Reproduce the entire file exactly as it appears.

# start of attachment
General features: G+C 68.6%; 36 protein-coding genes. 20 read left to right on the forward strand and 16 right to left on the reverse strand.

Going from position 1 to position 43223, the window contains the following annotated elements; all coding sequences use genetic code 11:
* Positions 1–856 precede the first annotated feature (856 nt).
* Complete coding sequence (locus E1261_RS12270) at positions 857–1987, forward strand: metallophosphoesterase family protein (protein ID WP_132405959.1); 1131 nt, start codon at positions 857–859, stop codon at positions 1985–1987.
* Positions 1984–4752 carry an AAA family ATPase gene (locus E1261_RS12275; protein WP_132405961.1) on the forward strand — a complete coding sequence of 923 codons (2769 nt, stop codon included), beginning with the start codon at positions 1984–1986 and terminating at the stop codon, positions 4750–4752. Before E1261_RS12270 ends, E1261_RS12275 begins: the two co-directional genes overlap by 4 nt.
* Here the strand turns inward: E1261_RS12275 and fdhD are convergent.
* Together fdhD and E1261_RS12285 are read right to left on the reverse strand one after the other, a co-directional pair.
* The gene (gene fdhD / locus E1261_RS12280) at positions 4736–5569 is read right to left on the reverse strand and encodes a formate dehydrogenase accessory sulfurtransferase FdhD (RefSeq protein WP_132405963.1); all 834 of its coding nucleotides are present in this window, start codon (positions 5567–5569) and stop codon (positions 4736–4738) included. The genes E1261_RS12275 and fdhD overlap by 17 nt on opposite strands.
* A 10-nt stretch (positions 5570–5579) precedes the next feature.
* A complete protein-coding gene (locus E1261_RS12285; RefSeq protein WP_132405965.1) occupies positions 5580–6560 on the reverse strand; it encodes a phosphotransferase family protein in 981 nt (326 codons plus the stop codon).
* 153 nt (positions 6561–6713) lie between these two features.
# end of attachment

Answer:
General features: G+C 68.6%; 36 protein-coding genes. 20 read left to right on the forward strand and 16 right to left on the reverse strand.

Going from position 1 to position 43223, the window contains the following annotated elements; all coding sequences use genetic code 11:
* Positions 1–856 precede the first annotated feature (856 nt).
* Complete coding sequence (locus E1261_RS12270) at positions 857–1987, forward strand: metallophosphoesterase family protein (protein ID WP_132405959.1); 1131 nt, start codon at positions 857–859, stop codon at positions 1985–1987.
* Positions 1984–4752 carry an AAA family ATPase gene (locus E1261_RS12275; protein WP_132405961.1) on the forward strand — a complete coding sequence of 923 codons (2769 nt, stop codon included), beginning with the start codon at positions 1984–1986 and terminating at the stop codon, positions 4750–4752. Before E1261_RS12270 ends, E1261_RS12275 begins: the two co-directional genes overlap by 4 nt.
* Here the strand turns inward: E1261_RS12275 and fdhD are convergent.
* Together fdhD and E1261_RS12285 are read right to left on the reverse strand one after the other, a co-directional pair.
* The gene (gene fdhD / locus E1261_RS12280) at positions 4736–5569 is read right to left on the reverse strand and encodes a formate dehydrogenase accessory sulfurtransferase FdhD (RefSeq protein WP_132405963.1); all 834 of its coding nucleotides are present in this window, start codon (positions 5567–5569) and stop codon (positions 4736–4738) included. The genes E1261_RS12275 and fdhD overlap by 17 nt on opposite strands.
* A 10-nt stretch (positions 5570–5579) precedes the next feature.
* A complete protein-coding gene (locus E1261_RS12285; RefSeq protein WP_132405965.1) occupies positions 5580–6560 on the reverse strand; it encodes a phosphotransferase family protein in 981 nt (326 codons plus the stop codon).
* 153 nt (positions 6561–6713) lie between these two features.